It’s quite hard to remember a time when we didn’t have mobile devices. It’s been over 20 years since mobile phones went through their first boom, going from bulky devices carried by a small number of people (who frankly, all looked ridiculous with their “bricks”) to the essential everyday items we now rely on.
What has taken longer to catch up with the devices themselves has been the infrastructure to allow mobile networks to give us a usable signal wherever we are. So, let’s remind ourselves about some of the places we can now make calls or browse the internet that would have been unthinkable just a few years ago.
In remote rural areas
The internet has traditionally been delivered to most homes via underground cables or via “line of sight” masts. But geostationary communications satellites have become a third method which has unlocked internet access for homes in remote areas. It’s still in its relative infancy and despite the ability to deliver impressive data speeds it does have downsides, it’s relatively expensive and the latency involved with a signal travelling back and forth to a satellite sitting 22,000 miles above earth means it prohibits some functions that require a constant flow of data (such as online gaming). Satellite phones have enabled this technology to go mobile for more basic connectivity anywhere on the surface of the planet.
The next evolution of this type of technology, which will make it more accessible by poorer communities, is balloon-powered internet. X’s Project Loon (a sister company of Google) is perhaps the most well-known of the various efforts being made to bring this technology into usable existence.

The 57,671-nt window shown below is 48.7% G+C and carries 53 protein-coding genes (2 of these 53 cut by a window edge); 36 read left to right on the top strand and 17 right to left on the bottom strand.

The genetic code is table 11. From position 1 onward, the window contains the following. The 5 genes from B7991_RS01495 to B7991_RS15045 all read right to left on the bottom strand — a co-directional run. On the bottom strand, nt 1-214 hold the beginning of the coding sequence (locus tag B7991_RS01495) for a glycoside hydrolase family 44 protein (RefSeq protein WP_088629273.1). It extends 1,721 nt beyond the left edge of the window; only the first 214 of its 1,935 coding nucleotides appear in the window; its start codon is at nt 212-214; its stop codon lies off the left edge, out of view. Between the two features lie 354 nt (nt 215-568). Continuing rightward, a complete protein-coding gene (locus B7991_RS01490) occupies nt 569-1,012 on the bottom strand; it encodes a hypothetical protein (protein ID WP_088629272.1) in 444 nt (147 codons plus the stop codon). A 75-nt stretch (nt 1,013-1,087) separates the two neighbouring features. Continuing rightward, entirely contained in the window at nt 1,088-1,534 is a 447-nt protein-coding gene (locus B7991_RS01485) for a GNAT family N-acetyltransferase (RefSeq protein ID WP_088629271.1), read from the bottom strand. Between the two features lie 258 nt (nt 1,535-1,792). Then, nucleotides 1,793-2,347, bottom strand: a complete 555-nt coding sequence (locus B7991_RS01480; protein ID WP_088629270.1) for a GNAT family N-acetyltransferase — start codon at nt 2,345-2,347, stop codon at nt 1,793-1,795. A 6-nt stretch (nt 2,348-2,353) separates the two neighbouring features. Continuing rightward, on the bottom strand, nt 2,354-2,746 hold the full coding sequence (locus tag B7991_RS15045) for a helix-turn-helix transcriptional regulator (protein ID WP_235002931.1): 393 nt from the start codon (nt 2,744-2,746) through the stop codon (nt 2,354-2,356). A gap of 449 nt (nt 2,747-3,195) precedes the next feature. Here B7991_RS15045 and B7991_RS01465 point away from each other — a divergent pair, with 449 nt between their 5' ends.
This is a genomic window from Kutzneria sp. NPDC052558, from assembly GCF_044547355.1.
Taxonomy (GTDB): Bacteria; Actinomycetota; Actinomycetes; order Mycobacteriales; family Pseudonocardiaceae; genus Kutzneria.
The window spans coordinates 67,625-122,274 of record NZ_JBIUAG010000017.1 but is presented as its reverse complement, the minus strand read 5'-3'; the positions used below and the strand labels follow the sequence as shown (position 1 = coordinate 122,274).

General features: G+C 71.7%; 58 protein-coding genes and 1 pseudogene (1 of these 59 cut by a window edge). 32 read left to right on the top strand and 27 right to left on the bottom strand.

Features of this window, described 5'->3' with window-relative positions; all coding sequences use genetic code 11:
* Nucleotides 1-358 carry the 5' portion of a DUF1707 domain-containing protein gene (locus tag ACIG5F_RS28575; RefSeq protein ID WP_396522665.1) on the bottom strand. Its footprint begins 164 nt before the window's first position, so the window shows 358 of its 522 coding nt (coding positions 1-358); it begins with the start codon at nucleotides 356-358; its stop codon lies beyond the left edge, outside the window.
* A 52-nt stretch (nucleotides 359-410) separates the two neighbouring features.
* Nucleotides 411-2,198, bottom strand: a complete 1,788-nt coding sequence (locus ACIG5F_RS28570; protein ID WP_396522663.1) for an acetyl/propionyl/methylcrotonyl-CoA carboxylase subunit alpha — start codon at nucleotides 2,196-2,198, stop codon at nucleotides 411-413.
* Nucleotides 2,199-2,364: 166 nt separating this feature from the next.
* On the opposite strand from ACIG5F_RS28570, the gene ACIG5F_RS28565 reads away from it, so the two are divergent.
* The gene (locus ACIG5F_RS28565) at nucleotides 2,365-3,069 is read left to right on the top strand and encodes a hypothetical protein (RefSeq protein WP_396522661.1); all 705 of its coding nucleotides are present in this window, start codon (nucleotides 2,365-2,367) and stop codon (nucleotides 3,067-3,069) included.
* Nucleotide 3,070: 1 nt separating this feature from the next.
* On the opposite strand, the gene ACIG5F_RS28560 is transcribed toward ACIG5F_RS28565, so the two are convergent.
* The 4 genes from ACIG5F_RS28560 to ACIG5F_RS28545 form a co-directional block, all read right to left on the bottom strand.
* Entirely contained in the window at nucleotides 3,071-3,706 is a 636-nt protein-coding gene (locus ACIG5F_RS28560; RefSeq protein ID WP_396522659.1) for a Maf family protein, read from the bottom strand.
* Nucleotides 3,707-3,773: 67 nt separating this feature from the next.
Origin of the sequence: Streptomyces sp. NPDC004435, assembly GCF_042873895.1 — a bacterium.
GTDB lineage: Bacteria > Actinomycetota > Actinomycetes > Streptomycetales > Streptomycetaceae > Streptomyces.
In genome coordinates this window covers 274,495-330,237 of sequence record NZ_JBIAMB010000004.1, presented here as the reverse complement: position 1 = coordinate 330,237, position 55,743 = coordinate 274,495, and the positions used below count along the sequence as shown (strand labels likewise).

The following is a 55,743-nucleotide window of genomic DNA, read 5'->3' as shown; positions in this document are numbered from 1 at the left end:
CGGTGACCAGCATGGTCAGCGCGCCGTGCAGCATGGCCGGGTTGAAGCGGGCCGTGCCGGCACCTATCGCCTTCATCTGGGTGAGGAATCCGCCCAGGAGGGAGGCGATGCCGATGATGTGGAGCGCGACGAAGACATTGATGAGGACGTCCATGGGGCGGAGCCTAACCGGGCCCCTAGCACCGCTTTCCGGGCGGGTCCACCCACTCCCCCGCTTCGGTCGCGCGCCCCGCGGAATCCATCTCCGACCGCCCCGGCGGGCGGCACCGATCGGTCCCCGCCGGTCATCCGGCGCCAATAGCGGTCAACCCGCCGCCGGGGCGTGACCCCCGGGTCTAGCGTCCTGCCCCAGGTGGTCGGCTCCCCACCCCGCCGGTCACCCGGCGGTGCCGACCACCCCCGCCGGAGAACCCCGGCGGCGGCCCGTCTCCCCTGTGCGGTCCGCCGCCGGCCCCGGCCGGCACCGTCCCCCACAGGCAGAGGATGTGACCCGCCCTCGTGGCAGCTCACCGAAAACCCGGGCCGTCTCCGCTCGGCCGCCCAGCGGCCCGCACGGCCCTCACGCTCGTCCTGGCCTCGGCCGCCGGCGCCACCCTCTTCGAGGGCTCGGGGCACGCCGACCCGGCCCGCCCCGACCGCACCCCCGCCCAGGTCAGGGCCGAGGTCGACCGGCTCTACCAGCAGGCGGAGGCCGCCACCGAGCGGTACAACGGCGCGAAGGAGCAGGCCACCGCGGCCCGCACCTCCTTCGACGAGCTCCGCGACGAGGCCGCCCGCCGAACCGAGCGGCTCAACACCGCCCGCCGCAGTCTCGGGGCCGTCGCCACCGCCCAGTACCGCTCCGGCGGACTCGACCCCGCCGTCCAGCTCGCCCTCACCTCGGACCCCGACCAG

In Underground transit systems
Whether you were a commuter in London, New York or Tokyo, just a few short years ago the part of your journey to work on the subway was a dead zone, time to put away the phone and pick up a newspaper. Not anymore. Since 2015, WiFi access points have become almost universal within underground transit system stations in most major cities. It won’t be long before this becomes continuous 4G coverage on trains as well, London Underground recently announced they will have full 4G coverage by 2019.
On flights or ocean voyages
The other forms of travel that used to cut off our connection to the rest of the world were air travel or being far out to sea. But either ground or satellite-based internet now means we can stay in constant contact at 30,000 + feet over any part of the globe.
Likewise even the furthest points from land are no barrier to our connectivity as long as a satellite is within line of sight.
On the Moon
Yes it’s true, by 2019 the Moon will have its own 4G mobile network. Of course, the user base for this network will be pretty limited, but it will allow lunar rover missions in the future to stay continuously in touch with Earth. And people too… whenever we decide to go back in person!
Is there anywhere left we can’t be connected?
It’s probably harder to remain unconnected than connected these days as long as you have access to the right equipment. Certainly, almost nowhere on the surface of our planet is unreachable. Perhaps the deep oceans will be the final challenge, as radio waves struggle to penetrate salt water due to its electrical conductive properties. But it seems unlikely even this will be insurmountable for long.
Speaking of the right equipment, Tep can help you stay in touch with friends and family by using a Tep portable wifi device. The device is only $8.95 per day for unlimited data usage, plus, you and your friends or family can all share one device (up to 5 gadgets can connect at a time). Tep’s portable device is amazingly travel-friendly too, it will slip into a handbag, pocket or rucksack!